Most of the UGVs that were displayed were EOD robots. (Defapress.ir)
Iran's Islamic Revolution Guards Corps (IRGC) shed some light on its robotics programmes when it displayed dozens of unmanned ground vehicles (UGVs) during a ceremony to hand over equipment to explosive ordnance disposal (EOD) teams on 20 September.
More than 30 UGVs were seen displayed in photographs of the event, most of which were a tracked type configured as an EOD robot with a manipulator arm fitted with a camera and disruptor. The same type was also seen configured with a different sensor package and labelled as the ‘Hafez fire-fighting robot'.
Several more of this type of UGV were displayed without sensors or effectors and one was mocked-up with two small forward-firing rockets or missiles.
A much larger eight-wheeled UGV labelled as the ‘Qasim' was positioned as the centrepiece of the display. This was shown carrying a multicopter unmanned aircraft but was sufficiently large that it could potentially be used to carry weapons, casualties, or supplies.
A smaller tracked robot with flippers to enable it to travel over obstacles was labelled as the ‘Fajr cameraman robot'.
A 41 tonne Boxer without a mission module mastered a 1 m vertical step during trials in December 2021. (Artec)
Rheinmetall Landsysteme-Krauss-Maffei Wegmann (KMW) joint venture Artec conducted trials in December 2021 with a Boxer armoured vehicle weighing 41 tonnes, Janes learned at the International Armoured Vehicles (IAV) 2022 conference being held in London on 24–27 January.
Artec managing director Stefan Lischka revealed during a presentation at IAV 2022 on 25 January that the Boxer, without a mission module, traversed gaps up to 2.2 m, climbed a 60° slope, and mastered a 1 m vertical step during the trials. He said there was no actual customer requirement for such a heavy Boxer but placed the trials in the context of armoured fighting vehicles gaining 20–30% more weight within 20 years of first being introduced because of protection enhancements.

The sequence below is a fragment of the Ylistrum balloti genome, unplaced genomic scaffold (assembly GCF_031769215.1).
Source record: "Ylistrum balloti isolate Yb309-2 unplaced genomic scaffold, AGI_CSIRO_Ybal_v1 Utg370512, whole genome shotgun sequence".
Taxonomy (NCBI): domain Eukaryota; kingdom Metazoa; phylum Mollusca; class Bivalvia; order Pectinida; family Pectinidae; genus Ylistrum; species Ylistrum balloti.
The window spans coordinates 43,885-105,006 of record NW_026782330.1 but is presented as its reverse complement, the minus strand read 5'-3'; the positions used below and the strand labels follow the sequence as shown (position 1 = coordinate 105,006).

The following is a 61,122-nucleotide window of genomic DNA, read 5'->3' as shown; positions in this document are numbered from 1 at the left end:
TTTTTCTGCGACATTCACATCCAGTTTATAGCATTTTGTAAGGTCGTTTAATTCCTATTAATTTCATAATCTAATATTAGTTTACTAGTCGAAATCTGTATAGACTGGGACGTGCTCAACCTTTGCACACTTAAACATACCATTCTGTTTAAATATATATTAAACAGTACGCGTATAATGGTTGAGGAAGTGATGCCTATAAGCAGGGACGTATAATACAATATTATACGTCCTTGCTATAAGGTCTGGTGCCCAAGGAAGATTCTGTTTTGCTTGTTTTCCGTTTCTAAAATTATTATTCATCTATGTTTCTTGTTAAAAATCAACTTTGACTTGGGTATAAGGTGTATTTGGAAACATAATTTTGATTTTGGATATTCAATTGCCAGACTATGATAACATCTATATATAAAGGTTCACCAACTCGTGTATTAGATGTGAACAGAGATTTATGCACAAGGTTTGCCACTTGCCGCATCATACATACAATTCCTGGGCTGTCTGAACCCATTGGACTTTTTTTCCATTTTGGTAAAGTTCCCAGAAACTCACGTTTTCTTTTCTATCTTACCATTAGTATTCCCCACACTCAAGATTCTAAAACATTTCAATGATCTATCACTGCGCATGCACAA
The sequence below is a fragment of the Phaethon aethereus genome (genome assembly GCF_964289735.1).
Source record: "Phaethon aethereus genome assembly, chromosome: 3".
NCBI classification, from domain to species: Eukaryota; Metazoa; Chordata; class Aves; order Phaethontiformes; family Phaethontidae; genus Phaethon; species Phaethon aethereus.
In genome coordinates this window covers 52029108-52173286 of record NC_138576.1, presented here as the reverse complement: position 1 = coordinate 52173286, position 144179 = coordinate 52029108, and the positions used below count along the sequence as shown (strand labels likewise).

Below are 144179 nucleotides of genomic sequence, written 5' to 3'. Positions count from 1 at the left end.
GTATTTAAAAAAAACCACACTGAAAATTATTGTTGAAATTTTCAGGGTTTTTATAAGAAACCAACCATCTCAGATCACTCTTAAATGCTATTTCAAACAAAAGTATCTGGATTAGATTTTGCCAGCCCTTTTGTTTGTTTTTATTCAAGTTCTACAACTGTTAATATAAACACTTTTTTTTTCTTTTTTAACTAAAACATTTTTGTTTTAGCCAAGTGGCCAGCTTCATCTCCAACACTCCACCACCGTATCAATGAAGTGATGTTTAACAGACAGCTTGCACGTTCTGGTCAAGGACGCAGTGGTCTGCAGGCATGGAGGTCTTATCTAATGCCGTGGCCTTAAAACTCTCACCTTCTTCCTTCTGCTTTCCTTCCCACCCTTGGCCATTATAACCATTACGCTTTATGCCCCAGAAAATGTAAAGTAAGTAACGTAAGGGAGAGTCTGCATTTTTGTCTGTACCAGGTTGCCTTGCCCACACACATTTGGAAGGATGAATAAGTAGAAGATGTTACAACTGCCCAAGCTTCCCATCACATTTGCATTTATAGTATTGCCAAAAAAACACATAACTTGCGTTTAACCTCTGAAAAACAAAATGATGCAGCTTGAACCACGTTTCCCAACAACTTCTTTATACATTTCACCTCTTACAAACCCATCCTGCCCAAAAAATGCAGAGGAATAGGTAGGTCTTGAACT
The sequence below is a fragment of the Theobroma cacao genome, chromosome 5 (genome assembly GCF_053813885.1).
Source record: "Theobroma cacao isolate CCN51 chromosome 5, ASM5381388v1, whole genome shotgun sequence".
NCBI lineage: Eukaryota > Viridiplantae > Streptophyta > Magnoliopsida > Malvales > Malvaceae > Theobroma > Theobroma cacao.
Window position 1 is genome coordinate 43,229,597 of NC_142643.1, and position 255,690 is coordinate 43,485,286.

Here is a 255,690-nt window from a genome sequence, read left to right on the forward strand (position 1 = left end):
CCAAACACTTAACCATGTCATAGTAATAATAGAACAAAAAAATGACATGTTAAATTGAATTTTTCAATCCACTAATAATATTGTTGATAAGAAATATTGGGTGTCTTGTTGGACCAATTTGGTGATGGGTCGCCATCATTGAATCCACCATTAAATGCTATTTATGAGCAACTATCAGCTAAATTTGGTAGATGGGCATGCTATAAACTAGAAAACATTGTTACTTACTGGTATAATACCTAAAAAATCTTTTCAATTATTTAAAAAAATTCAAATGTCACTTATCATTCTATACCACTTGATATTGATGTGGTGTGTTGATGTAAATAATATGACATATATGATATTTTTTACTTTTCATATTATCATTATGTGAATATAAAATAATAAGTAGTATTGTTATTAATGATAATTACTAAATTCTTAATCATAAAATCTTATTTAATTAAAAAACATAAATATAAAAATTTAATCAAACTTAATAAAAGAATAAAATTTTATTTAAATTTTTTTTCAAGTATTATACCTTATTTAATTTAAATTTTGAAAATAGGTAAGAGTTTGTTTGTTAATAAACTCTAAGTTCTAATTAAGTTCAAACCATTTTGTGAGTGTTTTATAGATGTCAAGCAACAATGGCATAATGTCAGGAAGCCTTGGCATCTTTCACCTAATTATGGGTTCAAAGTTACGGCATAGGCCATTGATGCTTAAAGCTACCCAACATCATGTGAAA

IAV 2022: Dragón IFV spearheads Spain's Army 35 transformation programme
27 January 2022
by Nicholas Fiorenza
The first seven Dragón IFVs will be delivered in 2022. (Spanish MoD)
Janes learned details of Spain's Dragón infantry fighting vehicle (IFV) programme at the International Armoured Vehicles (IAV) conference held in London from 24 to 27 January. The IFV was described as the spearhead of Spain's Army 35 and as the most representative of that transformation programme.
Based on Spain's experience with improvised explosive devices in Lebanon and Afghanistan during the past couple of decades, an important emphasis of the programme is protection, with the IFV featuring NATO Standardization Agreement (STANAG) 4569 levels covering light armoured vehicles.
The 33-tonne vehicle has a speed of more than 100 km/h and a range of 500 km. It is air-transportable by A400M.
The Dragón will be armed with a Bushmaster II 30 mm gun, with ammunition including airburst munition, plus a 7.62 mm co-axial machine gun. The tank hunter version will be armed with Spike LR2 missiles. A decision on whether the turret will be manned or unmanned is expected in 2023.
IAV 2022: Patria 6×6 Common Armoured Vehicle System offered in various versions in addition to APC
27 January 2022
by Nicholas Fiorenza
The 6×6 CAVS vehicle provides armed forces with mobility, including in Arctic conditions. (Patria)
learned more details about the Patria 6×6 Common Armoured Vehicle System (CAVS) at the International Armoured Vehicles (IAV) 2022 conference being held in London from 24 to 27 January.
Patria describes the vehicle as a 6×6 battlefield taxi that is easy to operate and maintain.
In addition to its basic configuration as an armoured personnel carrier (APC), the vehicle can provide fire support and indirect fire, as well as medical evacuation, command-and-control, and engineering support.
A Patria Nemo mortar system has been integrated into the Combat Armoured Vehicle (CAV), offering a 10 km range and a six-round multiple round simultaneous impact capability.
Latvia received its first four CAVS APC versions on 29 November 2021 after Latvian Armed Forces personnel completed two weeks of user, instructor, and maintenance training at Patria in Hämeenlinna, Finland, in October to prepare to operate the vehicles. The four APCs have since been on exercises with Latvian troops.
In this episode of The World of Intelligence we talk about some of the current real-world challenges we face and how commercial open-source providers like Janes and like our guests, Fivecast, have started to solve some of those challenges and ho...